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Even when René Pinnell launched Kaleidoscope’s virtual reality festival in 2015, his vision had always been to build a funding platform to help independent VR creators and studios raise money for their original VR projects. Now that day is here. Today Kaleidoscope officially launched its invitation-only marketplace, limited to 500 members, where VR industry leaders can get a first-look at new virtual reality films, games and experiences available for pre-sales, licensing, and other partnership opportunities.
A small number of leaders from the VR entertainment industry can apply to join Kaleidoscope’s hand-selected platform, which is launching with many of the most innovative projects from Sundance, Tribeca, and IndieCade as well as new work from established studios like Baobab and rising stars such as Eliza McNitt, Arnaud Colinart, and Arjan van Meerten. If selected, funders will pay $ 199/month to get a first look at curated projects from top artists; access to Kaleidoscope’s growing library of over 100 titles ready for licensing, distribution, and location-based exhibitions; invitations to private events where select members demo and review new VR projects; and the opportunity to network and collaborate with important artists and innovators.
Kaleidoscope is also offering its members white glove service – from custom curation to content bundling to personal introductions that help members form high-impact relationships that push their businesses forward.
Part of the monthly fee also goes to supporting independent artists from diverse backgrounds whose work tackles difficult subjects and advances virtual reality as an art form.
“The biggest challenge to the future of virtual reality is funding,” said Pinnell, co-founder and CEO of Kaleidoscope. “And we want to solve that problem. It’s a chicken-egg situation. Artists need funding to make killer content and funders need to prove there is a massive consumer market to sell to in order to justify their investment.”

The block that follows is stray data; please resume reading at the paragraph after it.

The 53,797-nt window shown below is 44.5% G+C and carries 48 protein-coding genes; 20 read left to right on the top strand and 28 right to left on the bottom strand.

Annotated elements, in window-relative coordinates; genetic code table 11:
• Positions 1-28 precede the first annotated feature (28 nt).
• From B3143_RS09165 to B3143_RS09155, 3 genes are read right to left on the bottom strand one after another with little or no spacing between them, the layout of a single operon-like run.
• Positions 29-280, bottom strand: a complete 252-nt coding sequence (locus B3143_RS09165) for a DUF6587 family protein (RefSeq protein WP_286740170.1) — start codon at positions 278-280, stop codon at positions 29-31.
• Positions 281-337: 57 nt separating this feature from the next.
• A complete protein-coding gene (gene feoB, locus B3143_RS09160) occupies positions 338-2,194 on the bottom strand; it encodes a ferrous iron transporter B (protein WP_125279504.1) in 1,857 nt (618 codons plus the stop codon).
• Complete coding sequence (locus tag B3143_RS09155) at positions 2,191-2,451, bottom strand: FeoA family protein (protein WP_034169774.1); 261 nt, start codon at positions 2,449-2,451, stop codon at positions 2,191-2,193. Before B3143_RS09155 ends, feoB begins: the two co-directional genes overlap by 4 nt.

Pinnell sees a future where clunky VR headsets shrink to the size of ordinary glasses and virtual reality overtakes traditional gaming, film, and TV as the dominant form of entertainment. And this future is coming sooner than many realize.
Within 12 to 24 months the next generation of VR hardware will hit the market with major improvements in terms of both quality and price. “That’s why the industry needs to rally around funding content now. It takes 12 to 24 months to produce high quality VR films, games, and experiences. We need to fund projects today so that when the next generation of hardware is released we have a deep library of amazing content ready to go. Only then will the industry take off,” said Pinnell.
Marketplaces are notoriously difficult to establish which is why Kaleidoscope spent two years building up credibility with top VR creators and funding sources through its events, and by executive producing some high profile projects, such as APEX, Testimony, and Mad God, as well as organizing a successful content accelerator with Oculus called DevLab. A month-long program, DevLab selected leading VR artists from around the world to incubate new work, explore new ideas, and create the next wave of great virtual […]